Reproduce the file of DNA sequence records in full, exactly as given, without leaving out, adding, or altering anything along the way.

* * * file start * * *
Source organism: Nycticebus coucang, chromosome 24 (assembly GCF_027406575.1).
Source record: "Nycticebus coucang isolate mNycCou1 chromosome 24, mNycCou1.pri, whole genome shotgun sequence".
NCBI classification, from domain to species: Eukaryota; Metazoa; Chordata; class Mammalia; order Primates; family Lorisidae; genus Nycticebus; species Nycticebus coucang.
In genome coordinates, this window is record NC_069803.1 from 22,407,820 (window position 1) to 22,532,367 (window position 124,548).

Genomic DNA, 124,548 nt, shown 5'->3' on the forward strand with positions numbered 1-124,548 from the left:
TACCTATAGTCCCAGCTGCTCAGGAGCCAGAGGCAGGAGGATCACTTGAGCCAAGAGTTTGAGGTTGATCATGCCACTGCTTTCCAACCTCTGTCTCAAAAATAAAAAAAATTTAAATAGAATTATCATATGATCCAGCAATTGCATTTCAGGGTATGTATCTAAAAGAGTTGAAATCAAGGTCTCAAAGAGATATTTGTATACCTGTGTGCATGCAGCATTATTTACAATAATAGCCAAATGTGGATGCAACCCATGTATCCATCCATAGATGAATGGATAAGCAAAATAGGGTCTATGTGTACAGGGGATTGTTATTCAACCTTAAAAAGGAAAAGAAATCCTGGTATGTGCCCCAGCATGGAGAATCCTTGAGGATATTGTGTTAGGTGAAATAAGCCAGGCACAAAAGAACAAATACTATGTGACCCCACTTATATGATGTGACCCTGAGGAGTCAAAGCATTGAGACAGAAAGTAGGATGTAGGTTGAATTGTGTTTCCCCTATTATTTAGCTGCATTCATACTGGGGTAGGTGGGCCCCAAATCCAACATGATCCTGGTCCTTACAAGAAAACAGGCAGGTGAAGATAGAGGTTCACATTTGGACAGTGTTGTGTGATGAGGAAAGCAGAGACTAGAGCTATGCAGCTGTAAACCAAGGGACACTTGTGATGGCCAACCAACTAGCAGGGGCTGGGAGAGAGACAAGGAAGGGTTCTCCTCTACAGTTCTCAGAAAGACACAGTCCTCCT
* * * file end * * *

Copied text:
Source organism: Nycticebus coucang, chromosome 24 (assembly GCF_027406575.1).
Source record: "Nycticebus coucang isolate mNycCou1 chromosome 24, mNycCou1.pri, whole genome shotgun sequence".
NCBI classification, from domain to species: Eukaryota; Metazoa; Chordata; class Mammalia; order Primates; family Lorisidae; genus Nycticebus; species Nycticebus coucang.
In genome coordinates, this window is record NC_069803.1 from 22,407,820 (window position 1) to 22,532,367 (window position 124,548).

Genomic DNA, 124,548 nt, shown 5'->3' on the forward strand with positions numbered 1-124,548 from the left:
TACCTATAGTCCCAGCTGCTCAGGAGCCAGAGGCAGGAGGATCACTTGAGCCAAGAGTTTGAGGTTGATCATGCCACTGCTTTCCAACCTCTGTCTCAAAAATAAAAAAAATTTAAATAGAATTATCATATGATCCAGCAATTGCATTTCAGGGTATGTATCTAAAAGAGTTGAAATCAAGGTCTCAAAGAGATATTTGTATACCTGTGTGCATGCAGCATTATTTACAATAATAGCCAAATGTGGATGCAACCCATGTATCCATCCATAGATGAATGGATAAGCAAAATAGGGTCTATGTGTACAGGGGATTGTTATTCAACCTTAAAAAGGAAAAGAAATCCTGGTATGTGCCCCAGCATGGAGAATCCTTGAGGATATTGTGTTAGGTGAAATAAGCCAGGCACAAAAGAACAAATACTATGTGACCCCACTTATATGATGTGACCCTGAGGAGTCAAAGCATTGAGACAGAAAGTAGGATGTAGGTTGAATTGTGTTTCCCCTATTATTTAGCTGCATTCATACTGGGGTAGGTGGGCCCCAAATCCAACATGATCCTGGTCCTTACAAGAAAACAGGCAGGTGAAGATAGAGGTTCACATTTGGACAGTGTTGTGTGATGAGGAAAGCAGAGACTAGAGCTATGCAGCTGTAAACCAAGGGACACTTGTGATGGCCAACCAACTAGCAGGGGCTGGGAGAGAGACAAGGAAGGGTTCTCCTCTACAGTTCTCAGAAAGACACAGTCCTCCT